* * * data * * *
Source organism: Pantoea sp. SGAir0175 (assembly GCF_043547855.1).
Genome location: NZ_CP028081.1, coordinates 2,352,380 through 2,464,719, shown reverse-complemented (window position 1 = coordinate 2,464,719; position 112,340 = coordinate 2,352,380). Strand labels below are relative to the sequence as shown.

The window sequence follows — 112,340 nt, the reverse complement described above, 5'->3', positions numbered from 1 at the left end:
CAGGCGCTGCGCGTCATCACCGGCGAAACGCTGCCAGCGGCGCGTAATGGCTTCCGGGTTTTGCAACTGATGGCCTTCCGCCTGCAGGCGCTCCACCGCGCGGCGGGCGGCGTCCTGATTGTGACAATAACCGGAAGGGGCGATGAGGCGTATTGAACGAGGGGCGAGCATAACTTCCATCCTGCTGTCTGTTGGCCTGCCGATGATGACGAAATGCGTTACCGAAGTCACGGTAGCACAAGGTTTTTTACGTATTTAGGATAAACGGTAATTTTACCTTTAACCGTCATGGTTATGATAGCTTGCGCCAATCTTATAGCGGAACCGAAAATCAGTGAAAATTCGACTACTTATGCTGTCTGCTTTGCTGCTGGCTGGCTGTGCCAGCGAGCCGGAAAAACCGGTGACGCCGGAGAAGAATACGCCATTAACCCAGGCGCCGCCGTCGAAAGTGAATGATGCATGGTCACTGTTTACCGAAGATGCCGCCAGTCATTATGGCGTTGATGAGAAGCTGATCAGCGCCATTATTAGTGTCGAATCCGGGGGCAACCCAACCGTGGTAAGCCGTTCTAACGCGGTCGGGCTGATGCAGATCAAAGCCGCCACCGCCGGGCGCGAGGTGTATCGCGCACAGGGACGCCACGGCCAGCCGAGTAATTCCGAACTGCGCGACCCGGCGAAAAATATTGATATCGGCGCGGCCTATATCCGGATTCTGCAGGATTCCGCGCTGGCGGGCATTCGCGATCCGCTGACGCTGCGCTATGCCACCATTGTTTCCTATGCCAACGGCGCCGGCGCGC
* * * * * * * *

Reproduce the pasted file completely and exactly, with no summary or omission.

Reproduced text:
Source organism: Pantoea sp. SGAir0175 (assembly GCF_043547855.1).
Genome location: NZ_CP028081.1, coordinates 2,352,380 through 2,464,719, shown reverse-complemented (window position 1 = coordinate 2,464,719; position 112,340 = coordinate 2,352,380). Strand labels below are relative to the sequence as shown.

The window sequence follows — 112,340 nt, the reverse complement described above, 5'->3', positions numbered from 1 at the left end:
CAGGCGCTGCGCGTCATCACCGGCGAAACGCTGCCAGCGGCGCGTAATGGCTTCCGGGTTTTGCAACTGATGGCCTTCCGCCTGCAGGCGCTCCACCGCGCGGCGGGCGGCGTCCTGATTGTGACAATAACCGGAAGGGGCGATGAGGCGTATTGAACGAGGGGCGAGCATAACTTCCATCCTGCTGTCTGTTGGCCTGCCGATGATGACGAAATGCGTTACCGAAGTCACGGTAGCACAAGGTTTTTTACGTATTTAGGATAAACGGTAATTTTACCTTTAACCGTCATGGTTATGATAGCTTGCGCCAATCTTATAGCGGAACCGAAAATCAGTGAAAATTCGACTACTTATGCTGTCTGCTTTGCTGCTGGCTGGCTGTGCCAGCGAGCCGGAAAAACCGGTGACGCCGGAGAAGAATACGCCATTAACCCAGGCGCCGCCGTCGAAAGTGAATGATGCATGGTCACTGTTTACCGAAGATGCCGCCAGTCATTATGGCGTTGATGAGAAGCTGATCAGCGCCATTATTAGTGTCGAATCCGGGGGCAACCCAACCGTGGTAAGCCGTTCTAACGCGGTCGGGCTGATGCAGATCAAAGCCGCCACCGCCGGGCGCGAGGTGTATCGCGCACAGGGACGCCACGGCCAGCCGAGTAATTCCGAACTGCGCGACCCGGCGAAAAATATTGATATCGGCGCGGCCTATATCCGGATTCTGCAGGATTCCGCGCTGGCGGGCATTCGCGATCCGCTGACGCTGCGCTATGCCACCATTGTTTCCTATGCCAACGGCGCCGGCGCGC